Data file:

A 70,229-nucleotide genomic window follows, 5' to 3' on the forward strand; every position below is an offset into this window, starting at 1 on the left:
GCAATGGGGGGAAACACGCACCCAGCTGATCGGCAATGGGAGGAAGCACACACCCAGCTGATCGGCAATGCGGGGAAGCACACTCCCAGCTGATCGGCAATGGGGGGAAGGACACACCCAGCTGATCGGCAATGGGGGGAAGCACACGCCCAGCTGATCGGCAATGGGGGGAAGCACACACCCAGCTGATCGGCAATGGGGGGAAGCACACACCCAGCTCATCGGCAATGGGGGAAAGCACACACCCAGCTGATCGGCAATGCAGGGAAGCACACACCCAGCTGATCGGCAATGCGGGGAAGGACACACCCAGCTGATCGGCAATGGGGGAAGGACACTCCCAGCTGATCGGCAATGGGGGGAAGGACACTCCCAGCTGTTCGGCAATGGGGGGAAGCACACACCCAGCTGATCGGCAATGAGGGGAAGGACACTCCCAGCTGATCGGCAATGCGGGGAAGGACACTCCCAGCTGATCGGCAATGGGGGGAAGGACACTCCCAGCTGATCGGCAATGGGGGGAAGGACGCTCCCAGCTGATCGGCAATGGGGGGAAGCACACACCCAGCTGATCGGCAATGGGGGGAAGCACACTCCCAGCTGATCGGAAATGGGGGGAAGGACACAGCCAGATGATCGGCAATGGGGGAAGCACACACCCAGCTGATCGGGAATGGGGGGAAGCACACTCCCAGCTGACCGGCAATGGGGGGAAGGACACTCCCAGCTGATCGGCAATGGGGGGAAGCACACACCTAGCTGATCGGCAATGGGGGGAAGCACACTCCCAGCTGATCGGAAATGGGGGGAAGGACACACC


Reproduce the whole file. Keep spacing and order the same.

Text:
A 70,229-nucleotide genomic window follows, 5' to 3' on the forward strand; every position below is an offset into this window, starting at 1 on the left:
GCAATGGGGGGAAACACGCACCCAGCTGATCGGCAATGGGAGGAAGCACACACCCAGCTGATCGGCAATGCGGGGAAGCACACTCCCAGCTGATCGGCAATGGGGGGAAGGACACACCCAGCTGATCGGCAATGGGGGGAAGCACACGCCCAGCTGATCGGCAATGGGGGGAAGCACACACCCAGCTGATCGGCAATGGGGGGAAGCACACACCCAGCTCATCGGCAATGGGGGAAAGCACACACCCAGCTGATCGGCAATGCAGGGAAGCACACACCCAGCTGATCGGCAATGCGGGGAAGGACACACCCAGCTGATCGGCAATGGGGGAAGGACACTCCCAGCTGATCGGCAATGGGGGGAAGGACACTCCCAGCTGTTCGGCAATGGGGGGAAGCACACACCCAGCTGATCGGCAATGAGGGGAAGGACACTCCCAGCTGATCGGCAATGCGGGGAAGGACACTCCCAGCTGATCGGCAATGGGGGGAAGGACACTCCCAGCTGATCGGCAATGGGGGGAAGGACGCTCCCAGCTGATCGGCAATGGGGGGAAGCACACACCCAGCTGATCGGCAATGGGGGGAAGCACACTCCCAGCTGATCGGAAATGGGGGGAAGGACACAGCCAGATGATCGGCAATGGGGGAAGCACACACCCAGCTGATCGGGAATGGGGGGAAGCACACTCCCAGCTGACCGGCAATGGGGGGAAGGACACTCCCAGCTGATCGGCAATGGGGGGAAGCACACACCTAGCTGATCGGCAATGGGGGGAAGCACACTCCCAGCTGATCGGAAATGGGGGGAAGGACACACC